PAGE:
Farjana, Thahsin; Tuno, Nobuko

    2013-07-01

    The body size of mosquitoes can influence a number of bionomic factors, such as their blood-feeding ability, host attack rate, and fecundity. All of these traits are important determinants of their potential to transmit diseases. Among abiotic and biotic factors, high temperature and low nutrition in the developing stages of mosquitoes generally result in small adults. We studied the relationship between body size and multiple feeding in a gonotrophic cycle and some fecundity attributes by using three strains of two competent vector species, Aedes aegypti (L.) and Aedes albopictus (Skuse). We raised small and large mosquitoes under low and high food conditions in the laboratory to measure parameters of fecundity and blood-feeding behavior. Fecundity was positively correlated with body size in both species, whereas the number of bloodmeals, the frequency of host-seeking behavior, and egg retention were negatively correlated with body size in the Ae. albopictus Nagasaki strain. We found that multiple feeding and host-seeking behavior were negatively correlated with body size, i.e., small mosquitoes tended to have more contact with hosts. We found that two mechanisms that inhibit engorged mosquitoes from seeking out hosts, distension-induced and oocyte-induced inhibition, were not strong enough to limit host-seeking behavior, and multiple feeding increased fecundity. Size-dependent multiple feeding and host-seeking behavior affect contact frequency with hosts and should be considered when predicting how changes in mosquito body size affect disease transmission.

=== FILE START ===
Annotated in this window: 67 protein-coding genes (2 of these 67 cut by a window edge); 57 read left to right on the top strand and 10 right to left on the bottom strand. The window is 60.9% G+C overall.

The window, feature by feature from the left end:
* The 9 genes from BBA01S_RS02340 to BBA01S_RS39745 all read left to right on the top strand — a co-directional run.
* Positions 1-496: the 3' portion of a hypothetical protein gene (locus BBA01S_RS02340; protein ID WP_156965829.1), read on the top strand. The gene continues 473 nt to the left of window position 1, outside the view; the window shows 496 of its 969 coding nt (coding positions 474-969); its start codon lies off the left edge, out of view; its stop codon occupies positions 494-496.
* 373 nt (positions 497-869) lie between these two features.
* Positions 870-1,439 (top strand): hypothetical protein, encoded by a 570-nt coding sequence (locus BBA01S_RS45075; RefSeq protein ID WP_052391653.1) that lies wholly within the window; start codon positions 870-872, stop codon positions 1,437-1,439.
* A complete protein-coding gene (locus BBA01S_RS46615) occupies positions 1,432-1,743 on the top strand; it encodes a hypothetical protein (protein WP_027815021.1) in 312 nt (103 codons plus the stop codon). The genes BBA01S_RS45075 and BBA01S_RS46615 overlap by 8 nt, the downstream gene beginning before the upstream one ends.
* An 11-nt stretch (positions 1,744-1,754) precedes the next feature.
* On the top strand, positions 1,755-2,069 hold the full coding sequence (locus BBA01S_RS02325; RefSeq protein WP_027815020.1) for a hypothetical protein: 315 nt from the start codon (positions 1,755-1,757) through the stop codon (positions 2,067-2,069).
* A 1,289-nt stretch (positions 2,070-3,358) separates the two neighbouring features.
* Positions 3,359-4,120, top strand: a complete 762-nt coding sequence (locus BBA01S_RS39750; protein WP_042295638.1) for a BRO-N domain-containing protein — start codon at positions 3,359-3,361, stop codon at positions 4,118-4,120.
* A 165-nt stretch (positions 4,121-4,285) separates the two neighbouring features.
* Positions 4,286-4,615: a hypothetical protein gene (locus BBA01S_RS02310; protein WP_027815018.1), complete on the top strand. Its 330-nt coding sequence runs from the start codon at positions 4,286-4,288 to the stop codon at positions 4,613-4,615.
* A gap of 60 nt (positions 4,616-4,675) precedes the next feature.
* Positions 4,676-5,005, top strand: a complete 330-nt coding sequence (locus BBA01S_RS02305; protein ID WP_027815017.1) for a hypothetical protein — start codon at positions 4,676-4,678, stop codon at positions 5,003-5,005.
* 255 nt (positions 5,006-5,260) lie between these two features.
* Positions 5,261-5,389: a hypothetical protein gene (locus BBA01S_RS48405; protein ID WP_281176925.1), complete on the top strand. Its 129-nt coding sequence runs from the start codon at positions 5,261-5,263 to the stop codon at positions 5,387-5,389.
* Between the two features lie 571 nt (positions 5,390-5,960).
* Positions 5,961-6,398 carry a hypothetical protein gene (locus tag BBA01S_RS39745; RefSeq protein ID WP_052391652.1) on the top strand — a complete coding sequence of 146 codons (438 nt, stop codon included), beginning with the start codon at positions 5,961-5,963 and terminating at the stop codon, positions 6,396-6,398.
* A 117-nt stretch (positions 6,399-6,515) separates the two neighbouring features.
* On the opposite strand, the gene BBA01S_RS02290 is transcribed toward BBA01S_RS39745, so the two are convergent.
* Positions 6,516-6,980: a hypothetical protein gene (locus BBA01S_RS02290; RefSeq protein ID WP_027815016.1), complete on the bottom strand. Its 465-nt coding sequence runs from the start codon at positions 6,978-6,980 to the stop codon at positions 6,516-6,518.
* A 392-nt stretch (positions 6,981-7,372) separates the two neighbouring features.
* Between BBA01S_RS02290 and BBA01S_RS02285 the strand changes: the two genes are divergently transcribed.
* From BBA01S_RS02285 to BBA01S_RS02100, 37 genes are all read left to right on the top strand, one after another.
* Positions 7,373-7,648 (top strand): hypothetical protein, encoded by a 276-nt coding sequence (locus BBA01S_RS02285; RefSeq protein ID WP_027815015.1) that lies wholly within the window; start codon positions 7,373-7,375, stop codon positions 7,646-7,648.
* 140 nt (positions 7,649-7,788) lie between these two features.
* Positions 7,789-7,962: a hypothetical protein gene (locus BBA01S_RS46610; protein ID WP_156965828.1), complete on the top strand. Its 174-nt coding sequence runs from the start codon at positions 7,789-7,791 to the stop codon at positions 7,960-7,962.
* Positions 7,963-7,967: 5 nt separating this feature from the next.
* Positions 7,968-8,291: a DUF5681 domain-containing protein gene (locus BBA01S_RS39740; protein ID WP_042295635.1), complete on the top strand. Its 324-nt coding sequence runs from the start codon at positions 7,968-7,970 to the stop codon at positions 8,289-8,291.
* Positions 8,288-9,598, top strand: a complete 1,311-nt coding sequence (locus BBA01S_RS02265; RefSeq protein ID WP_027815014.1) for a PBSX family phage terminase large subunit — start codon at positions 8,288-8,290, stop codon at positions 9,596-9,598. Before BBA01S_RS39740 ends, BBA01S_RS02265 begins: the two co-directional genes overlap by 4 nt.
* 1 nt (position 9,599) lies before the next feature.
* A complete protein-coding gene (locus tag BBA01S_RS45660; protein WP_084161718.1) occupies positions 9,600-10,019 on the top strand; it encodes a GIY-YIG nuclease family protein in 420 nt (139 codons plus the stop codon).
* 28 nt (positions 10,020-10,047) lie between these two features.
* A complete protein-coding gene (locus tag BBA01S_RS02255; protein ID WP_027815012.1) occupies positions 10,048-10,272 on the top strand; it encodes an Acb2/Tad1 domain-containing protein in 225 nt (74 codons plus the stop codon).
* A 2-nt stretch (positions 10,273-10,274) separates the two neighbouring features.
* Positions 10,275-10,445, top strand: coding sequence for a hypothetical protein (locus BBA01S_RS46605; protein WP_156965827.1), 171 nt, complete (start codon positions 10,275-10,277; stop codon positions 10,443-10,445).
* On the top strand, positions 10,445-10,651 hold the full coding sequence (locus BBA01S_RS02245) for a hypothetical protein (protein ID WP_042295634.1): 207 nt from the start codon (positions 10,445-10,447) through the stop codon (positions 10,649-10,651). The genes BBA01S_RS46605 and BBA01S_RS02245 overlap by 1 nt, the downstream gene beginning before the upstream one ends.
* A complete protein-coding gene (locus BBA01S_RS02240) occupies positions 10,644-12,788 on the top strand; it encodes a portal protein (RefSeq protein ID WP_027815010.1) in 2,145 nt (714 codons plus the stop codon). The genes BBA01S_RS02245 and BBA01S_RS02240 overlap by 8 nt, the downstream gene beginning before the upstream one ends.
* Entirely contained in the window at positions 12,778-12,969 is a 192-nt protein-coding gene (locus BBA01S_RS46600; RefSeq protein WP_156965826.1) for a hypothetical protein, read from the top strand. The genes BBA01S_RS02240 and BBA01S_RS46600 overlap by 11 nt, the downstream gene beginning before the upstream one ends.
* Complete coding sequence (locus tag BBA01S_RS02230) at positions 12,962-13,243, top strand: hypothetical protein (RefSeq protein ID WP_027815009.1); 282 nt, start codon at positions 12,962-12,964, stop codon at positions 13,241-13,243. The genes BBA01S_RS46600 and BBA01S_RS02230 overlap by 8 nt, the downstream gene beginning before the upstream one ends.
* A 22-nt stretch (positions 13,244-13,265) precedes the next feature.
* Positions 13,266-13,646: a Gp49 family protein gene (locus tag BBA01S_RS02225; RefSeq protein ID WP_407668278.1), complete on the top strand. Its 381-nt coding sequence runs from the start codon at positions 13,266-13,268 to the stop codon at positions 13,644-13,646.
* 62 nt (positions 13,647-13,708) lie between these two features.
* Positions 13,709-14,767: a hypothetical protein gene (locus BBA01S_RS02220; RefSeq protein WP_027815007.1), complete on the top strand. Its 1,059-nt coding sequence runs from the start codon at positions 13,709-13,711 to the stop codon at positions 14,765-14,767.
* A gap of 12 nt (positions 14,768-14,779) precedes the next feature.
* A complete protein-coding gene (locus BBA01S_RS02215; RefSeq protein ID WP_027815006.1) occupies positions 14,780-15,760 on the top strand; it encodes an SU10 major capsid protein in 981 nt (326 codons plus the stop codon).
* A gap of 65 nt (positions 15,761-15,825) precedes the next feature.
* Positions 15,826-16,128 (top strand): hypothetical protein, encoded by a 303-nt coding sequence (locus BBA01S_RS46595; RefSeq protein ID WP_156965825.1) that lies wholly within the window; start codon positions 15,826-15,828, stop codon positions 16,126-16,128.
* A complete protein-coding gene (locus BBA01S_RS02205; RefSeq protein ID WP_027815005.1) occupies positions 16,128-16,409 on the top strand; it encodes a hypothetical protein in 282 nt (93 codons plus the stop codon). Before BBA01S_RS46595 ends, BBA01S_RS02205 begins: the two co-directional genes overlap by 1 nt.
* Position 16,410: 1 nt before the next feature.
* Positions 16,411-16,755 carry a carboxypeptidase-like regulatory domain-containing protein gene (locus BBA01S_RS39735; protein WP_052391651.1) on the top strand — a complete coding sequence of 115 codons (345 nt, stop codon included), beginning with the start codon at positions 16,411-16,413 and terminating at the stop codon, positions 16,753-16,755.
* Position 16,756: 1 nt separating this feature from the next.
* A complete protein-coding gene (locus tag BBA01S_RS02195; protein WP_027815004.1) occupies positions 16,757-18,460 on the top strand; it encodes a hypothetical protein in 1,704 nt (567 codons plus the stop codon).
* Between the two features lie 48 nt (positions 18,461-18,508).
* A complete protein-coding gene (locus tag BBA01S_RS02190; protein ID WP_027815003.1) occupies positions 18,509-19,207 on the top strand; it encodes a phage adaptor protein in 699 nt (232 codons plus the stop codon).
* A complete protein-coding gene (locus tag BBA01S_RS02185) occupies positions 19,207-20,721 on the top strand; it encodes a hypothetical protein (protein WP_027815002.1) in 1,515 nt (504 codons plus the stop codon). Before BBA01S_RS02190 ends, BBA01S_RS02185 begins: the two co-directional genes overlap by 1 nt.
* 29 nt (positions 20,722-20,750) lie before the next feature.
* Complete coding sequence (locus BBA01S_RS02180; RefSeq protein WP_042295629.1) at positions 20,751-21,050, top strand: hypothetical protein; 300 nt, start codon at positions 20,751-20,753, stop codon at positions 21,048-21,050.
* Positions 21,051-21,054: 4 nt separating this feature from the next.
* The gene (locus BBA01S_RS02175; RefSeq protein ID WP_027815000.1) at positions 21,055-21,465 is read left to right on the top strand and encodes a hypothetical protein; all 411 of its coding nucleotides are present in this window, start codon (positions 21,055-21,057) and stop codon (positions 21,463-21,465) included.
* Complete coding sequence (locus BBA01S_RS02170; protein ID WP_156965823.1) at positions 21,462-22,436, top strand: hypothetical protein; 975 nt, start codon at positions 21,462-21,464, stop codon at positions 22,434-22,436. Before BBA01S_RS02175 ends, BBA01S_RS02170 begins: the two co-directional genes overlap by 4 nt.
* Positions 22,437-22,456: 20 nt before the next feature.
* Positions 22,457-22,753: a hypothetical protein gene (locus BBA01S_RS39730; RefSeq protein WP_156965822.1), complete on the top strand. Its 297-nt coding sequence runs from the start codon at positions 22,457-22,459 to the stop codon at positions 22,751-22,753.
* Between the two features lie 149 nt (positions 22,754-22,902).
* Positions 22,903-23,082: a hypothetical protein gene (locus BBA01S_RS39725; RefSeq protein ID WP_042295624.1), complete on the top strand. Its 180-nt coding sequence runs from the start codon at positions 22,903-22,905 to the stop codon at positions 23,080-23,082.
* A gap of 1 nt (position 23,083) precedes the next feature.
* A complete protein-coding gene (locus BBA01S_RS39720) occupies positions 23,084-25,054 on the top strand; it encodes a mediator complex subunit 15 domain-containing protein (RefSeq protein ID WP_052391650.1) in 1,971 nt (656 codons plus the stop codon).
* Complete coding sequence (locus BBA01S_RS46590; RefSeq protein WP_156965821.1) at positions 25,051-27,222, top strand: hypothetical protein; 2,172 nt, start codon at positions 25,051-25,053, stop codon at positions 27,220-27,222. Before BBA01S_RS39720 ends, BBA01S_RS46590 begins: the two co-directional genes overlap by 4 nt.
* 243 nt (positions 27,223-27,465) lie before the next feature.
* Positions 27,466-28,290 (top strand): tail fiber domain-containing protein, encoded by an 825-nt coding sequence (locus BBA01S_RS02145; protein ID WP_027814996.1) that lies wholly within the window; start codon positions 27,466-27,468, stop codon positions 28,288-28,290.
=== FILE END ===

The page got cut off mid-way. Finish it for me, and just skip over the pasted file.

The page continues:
3. Stress responses in Streptococcus species and their effects on the host.

    Science.gov (United States)

    Nguyen, Cuong Thach; Park, Sang-Sang; Rhee, Dong-Kwon

    2015-11-01